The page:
Iowa lawmakers are gathering Saturday to hear from mobile home residents in the state following this year’s reports of double-digit rent increases by out-of-state landlords.
Concerns that the state is not upholding the rights of mobile home communities arose at the end of last legislative session after Utah-based corporation Havenpark Capital Partners purchased four parks across the state and hiked rents up by nearly 70 percent with little notice. Now, a group of bipartisan legislators is seeking comments from members of the public at 1 p.m. in the Statehouse before drafting legislation and reforms ahead of this session’s January 13 start.
“Iowa law should treat residents of manufactured housing (i.e. ‘mobile homes’) with dignity and respect. Earlier this year, Democrats and Republicans came together to take the first steps in the right direction, and now it’s time to finish that bipartisan work,” said Senator Zach Wahls of Coralville. “Iowa law should protect those who have worked hard for their piece of the American Dream from predatory out-of-state landlords taking advantage of Iowa’s unequal protection for manufactured housing residents.”
One of the mobile home parks, Golfview mobile home court in North Liberty, was told of the hikes during a meeting closed to the public except for residents.
“[The meeting] was very quickly planned at a bad time, it was on a weeknight that was hard for some people to get to,” said Senator Amy Nielsen of North Liberty. “From what I understand, what came out of the meeting was [Havenpark] had absolutely zero scruples and they are out to make money, and it’s very obvious. There was really no concern over the hardship that the raising rents were putting on the residents.”
Some residents moved, but the high cost of moving a mobile home led a number of residents to stay and organize to save their homes. Some of their mobilization efforts have involved sitting down with 2020 Democratic Presidential candidates.
“It’s kind of like [big companies] come down with a vacuum cleaner and then vacuum up as much money as they can. They figure out how many accounting tricks, how many business tricks they can use to up their short-term profits,” 2020 Democratic candidate Elizabeth Warren said as she toured the Golfview in September. One man told Warren his rent was going up from $285 to $450 per month.
“Whoever’s job gets destroyed, whoever’s pension gets destroyed, whoever’s place that they live in a nursing home, in a mobile home park like this, it’s not their problem. They’re making their money and they are long gone.”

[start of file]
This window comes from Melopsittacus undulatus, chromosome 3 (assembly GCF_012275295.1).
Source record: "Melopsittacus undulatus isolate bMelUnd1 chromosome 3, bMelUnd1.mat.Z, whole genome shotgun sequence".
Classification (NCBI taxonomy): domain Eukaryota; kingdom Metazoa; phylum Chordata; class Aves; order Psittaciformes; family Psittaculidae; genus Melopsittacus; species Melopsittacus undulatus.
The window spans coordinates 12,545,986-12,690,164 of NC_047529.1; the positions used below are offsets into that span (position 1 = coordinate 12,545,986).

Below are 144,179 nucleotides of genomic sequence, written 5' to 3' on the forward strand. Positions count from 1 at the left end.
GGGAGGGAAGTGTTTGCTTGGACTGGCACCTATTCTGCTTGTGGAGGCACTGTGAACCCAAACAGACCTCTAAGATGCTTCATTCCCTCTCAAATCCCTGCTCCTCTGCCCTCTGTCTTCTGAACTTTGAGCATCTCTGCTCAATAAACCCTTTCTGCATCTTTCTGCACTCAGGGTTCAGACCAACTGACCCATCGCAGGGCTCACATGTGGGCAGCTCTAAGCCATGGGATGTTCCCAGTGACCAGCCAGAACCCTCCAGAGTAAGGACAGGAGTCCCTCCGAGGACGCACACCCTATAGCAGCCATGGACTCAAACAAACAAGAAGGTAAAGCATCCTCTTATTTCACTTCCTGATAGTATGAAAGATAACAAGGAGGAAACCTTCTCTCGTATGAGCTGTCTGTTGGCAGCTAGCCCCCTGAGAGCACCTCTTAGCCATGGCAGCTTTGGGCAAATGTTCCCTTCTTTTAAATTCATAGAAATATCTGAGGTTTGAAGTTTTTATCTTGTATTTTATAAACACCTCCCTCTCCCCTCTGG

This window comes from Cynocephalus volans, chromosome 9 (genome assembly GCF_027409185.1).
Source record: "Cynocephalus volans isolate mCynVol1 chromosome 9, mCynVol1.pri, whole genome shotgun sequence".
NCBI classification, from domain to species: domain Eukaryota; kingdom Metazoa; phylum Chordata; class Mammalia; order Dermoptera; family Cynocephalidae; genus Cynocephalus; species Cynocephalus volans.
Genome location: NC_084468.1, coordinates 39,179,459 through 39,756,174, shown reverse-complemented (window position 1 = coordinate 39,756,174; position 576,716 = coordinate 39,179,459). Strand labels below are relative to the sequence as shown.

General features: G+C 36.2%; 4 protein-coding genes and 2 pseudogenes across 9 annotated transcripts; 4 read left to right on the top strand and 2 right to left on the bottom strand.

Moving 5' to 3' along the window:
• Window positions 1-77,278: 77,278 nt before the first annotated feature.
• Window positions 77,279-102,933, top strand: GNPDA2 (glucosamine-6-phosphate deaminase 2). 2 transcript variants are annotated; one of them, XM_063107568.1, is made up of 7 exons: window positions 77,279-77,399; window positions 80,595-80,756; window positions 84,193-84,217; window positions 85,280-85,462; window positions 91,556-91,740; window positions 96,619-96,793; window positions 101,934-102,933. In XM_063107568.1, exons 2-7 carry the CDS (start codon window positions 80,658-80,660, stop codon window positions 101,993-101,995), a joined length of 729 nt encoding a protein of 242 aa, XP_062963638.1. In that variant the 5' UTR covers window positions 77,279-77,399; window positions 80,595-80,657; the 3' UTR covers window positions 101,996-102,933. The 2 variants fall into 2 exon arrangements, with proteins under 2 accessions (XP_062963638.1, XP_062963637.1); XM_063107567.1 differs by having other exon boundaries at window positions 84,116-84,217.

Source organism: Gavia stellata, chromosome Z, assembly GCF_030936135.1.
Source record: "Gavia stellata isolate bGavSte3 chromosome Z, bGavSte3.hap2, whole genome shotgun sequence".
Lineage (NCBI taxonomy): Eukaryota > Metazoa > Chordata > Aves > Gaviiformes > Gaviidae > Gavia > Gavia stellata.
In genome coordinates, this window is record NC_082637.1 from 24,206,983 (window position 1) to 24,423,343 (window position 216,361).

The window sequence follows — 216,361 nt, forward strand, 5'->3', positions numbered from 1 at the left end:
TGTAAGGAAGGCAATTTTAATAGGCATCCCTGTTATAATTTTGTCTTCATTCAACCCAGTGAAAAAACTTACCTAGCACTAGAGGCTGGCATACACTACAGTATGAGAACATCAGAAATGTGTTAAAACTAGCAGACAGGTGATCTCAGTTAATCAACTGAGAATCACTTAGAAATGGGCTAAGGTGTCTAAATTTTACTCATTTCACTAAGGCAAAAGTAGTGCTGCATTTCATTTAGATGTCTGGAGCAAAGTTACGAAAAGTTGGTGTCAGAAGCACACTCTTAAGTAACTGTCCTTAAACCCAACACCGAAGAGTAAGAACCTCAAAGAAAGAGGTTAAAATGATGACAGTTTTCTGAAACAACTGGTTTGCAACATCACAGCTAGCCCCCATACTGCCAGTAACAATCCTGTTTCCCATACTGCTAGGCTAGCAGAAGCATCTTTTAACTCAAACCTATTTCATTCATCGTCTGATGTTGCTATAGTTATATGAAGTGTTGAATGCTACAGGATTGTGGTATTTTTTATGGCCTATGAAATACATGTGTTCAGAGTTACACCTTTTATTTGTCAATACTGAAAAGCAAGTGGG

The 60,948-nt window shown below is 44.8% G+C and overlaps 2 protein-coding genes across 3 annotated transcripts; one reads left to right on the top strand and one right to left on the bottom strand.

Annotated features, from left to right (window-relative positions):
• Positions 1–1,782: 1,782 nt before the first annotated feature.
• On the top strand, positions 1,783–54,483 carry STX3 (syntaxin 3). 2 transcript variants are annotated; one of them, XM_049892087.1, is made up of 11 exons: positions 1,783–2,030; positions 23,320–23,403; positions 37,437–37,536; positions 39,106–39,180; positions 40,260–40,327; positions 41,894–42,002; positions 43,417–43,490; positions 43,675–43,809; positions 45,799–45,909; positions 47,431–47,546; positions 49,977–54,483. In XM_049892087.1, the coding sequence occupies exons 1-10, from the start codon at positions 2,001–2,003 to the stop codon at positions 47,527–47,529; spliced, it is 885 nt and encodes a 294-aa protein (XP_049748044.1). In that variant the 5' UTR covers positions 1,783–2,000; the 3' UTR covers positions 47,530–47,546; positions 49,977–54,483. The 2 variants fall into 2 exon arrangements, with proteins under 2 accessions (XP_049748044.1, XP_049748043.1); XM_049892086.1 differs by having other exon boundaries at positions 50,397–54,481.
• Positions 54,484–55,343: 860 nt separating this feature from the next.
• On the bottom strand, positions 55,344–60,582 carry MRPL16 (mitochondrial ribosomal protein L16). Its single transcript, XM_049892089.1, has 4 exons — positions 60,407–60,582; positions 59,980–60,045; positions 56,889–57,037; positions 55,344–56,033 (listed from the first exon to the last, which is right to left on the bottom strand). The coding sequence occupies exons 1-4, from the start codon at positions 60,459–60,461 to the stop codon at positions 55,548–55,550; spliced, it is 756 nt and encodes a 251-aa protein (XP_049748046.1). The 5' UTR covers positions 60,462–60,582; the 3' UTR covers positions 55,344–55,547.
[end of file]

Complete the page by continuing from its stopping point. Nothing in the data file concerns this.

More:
Sara Barron, executive director of the Johnson County Affordable Housing Coalition, last June created a mobile home task force including local and state elected officials and housing after manufactured communities in her county were subject to rent spikes.
“We created the mobile home task force to talk about the stability and future affordability of that affect the mobile housing communities in Johnson County,” she said.
The average rent of a two-bedroom apartment in Johnson County is somewhere between $900 and $1,000 a month, Barron said. Lot rent in these mobile home parks are generally between $250 and $400 a month, on top of that people pay monthly to own or rent their manufactured home— which still amounts to less than a two-bedroom apartment.
“There are about 3,000 Johnson County households that are manufactured housing communities, and manufactured housing constitutes a significant portion of our affordable housing stock,” she said. “It’s really a segment of our housing market that’s critically important to preserve.”
The task force last month released a final report of twelve recommendations that would influence local policy and state laws to keep manufactured housing as a safe and affordable living option.
Last session, legislation to improve the rights of mobile home residents was approved unanimously by the Iowa Senate but was then held up in the House. Nielsen said she hopes the house might turn Democratic in the next state election cycle in order to push forward more manufactured housing reform.
“That’s the first thing we need to do, is get a majority democratic house. Because then we can start working on the kinds of protections and things that are really needed to be done instead of fighting and talking,” she said.
by Isabella Murray